Our analysis of oxysterols formed by autooxidation (COPs) revealed increases in 7-ketocholesterol at 1 week and 2 weeks after kainate injection, and increases in cholesterol 5,6, alpha and beta epoxide at 1 week, and 1 day, 1 week and 2 weeks after kainate injection respectively. These findings confirm and add to our earlier results showing increases in cholesterol and COPs in the hippocampus after kainate lesions (Ong et al. 2003; He et al. 2006). In addition, increased level of 24-hydroxycholesterol was found in the degenerating hippocampus after kainate lesions (He et al. 2006). Oxysterols have also been demonstrated to reduce the level of cholesterol biosynthesis and down-regulate mRNA expression of many cholesterol synthesizing enzymes (Wang et al. 2008), which may explain the net decrease in expression of the cholesterol biosynthetic enzymes after kainate lesions. Increase in 24-hydroxycholesterol might also explain the overall increase in ABCA1 expression in the kainate lesioned hippocampus. ABCA1 expression is known to be regulated by LXRs (Liver X receptor) (Venkateswaran et al. 2000). Since their major ligand is oxysterols (Repa et al. 2007; Wόjcicka et al. 2007), the increase of ABCA1 after kainate neurodegeneration might be due to increased oxysterols which in turn activate LXRs that modulate ABCA1 expression (Cao et al. 2007). Anticipated increase in another LXR target gene, ABCG1 was not statistically significant, but differential regulation of target genes by different synthetic and endogenous LXR ligands has recently been reported (Trasino et al. 2009). In particular, ABCG1 mRNA expression was regulated predominantly by activation of the LXR beta subtype rather than the alternative LXR alpha isoform.

There is now increasing evidence that alterations in formation and metabolism of oxysterols, including COPs, may contribute to the pathophysiology of neurodegeneration including Alzheimer’s disease (Lütjohann et al. 2002; Hascalovici et al. 2009). Oxysterols such as 25-hydroxycholesterol, and 24- hydroxycholesterol stimulate secretory phospholipase A2 (sPLA2) IIA promoter and sPLA2 activity in an oligodendrocyte cell line (Trousson et al. 2009). Both sPLA2 and cytosolic phospholipase A2 (cPLA2) enzymatic activity are also increased after kainate injury (Sandhya et al. 1998; Thwin et al. 2000), and, along with cyclooxygenases, are associated with the release of arachidonic acid, generation of eicosanoids, and production of reactive oxygen species (Farooqui et al. 2001; Farooqui and Horrocks 2007). Deposition of accumulated cholesterol may promote further neurodegeneration by generation of neurotoxic COPs. Treatment of PC12 cells with the COP 7-ketocholesterol results in nuclear damage, decrease in the mitochondrial transmembrane potential, facilitation of release of cytochrome c, activation of caspase 3, increase in the formation of reactive oxygen species, and these effects were modulated by N-acetylcysteine, trolox, carboxy-PTIO and Mn-TBAP (Kim et al. 2006; Han et al. 2007). Finally, treatment of rat hippocampal slice cultures with 7-ketocholesterol and cholesterol alpha or beta epoxides results in decrease in neuronal markers and cell death, and these effects were modulated by treatment with the antioxidant, reduced glutathione (Ong et al. 2003). Collectively, these findings indicate that dysregulation of cholesterol metabolism in kainate-mediated neurotoxicity may promote neural cell death, possibly through the induction of cholesterol oxidation products.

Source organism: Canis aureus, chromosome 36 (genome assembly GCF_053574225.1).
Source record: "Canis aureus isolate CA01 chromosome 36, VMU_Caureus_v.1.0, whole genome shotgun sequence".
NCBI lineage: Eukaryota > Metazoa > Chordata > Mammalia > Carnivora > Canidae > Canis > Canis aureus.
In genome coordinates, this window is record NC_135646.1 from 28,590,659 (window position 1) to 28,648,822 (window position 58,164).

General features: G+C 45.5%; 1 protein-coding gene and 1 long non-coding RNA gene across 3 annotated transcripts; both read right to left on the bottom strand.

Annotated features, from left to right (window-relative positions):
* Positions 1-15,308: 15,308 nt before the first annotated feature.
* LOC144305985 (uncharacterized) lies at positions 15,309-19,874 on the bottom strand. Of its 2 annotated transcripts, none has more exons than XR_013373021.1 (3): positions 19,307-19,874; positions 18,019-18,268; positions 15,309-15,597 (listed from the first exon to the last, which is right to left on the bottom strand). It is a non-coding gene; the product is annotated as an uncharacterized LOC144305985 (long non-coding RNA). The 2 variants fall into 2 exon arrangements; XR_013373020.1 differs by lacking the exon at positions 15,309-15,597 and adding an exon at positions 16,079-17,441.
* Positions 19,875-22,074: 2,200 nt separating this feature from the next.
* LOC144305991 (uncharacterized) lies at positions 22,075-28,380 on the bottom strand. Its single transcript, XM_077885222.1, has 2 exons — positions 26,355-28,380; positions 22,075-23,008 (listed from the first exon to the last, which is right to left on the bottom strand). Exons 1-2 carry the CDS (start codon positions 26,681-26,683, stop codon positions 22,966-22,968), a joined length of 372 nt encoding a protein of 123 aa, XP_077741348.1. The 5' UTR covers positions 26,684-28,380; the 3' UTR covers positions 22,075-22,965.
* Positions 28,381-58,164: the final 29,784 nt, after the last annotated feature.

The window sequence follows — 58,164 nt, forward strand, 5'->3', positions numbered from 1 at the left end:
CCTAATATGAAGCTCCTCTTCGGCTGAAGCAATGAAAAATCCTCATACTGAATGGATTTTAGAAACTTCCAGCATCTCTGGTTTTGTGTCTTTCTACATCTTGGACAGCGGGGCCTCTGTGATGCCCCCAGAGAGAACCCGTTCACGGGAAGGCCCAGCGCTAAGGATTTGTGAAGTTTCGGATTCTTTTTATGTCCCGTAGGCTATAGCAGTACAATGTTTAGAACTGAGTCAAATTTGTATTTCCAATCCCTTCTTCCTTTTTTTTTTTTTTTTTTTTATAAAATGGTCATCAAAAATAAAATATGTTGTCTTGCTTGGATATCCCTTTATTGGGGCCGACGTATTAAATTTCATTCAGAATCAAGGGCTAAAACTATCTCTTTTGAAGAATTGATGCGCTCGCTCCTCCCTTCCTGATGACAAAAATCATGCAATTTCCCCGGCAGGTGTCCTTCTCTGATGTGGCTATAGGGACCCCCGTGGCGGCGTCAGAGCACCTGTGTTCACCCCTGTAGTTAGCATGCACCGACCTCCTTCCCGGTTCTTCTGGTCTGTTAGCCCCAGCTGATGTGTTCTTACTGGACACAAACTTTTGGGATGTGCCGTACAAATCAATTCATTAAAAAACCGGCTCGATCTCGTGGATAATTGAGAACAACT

Acknowledgments

  1. Top of page
  2. Abstract
  3. Materials and methods
  4. Results
  5. Discussion
  6. Acknowledgments
  7. References

This work was supported by grant from the National Medical Research Council to WYO and AMJ (R-181-000-115-275 and R-183-000-155-214/133).

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  1. Top of page
  2. Abstract
  3. Materials and methods
  4. Results
  5. Discussion
  6. Acknowledgments
  7. References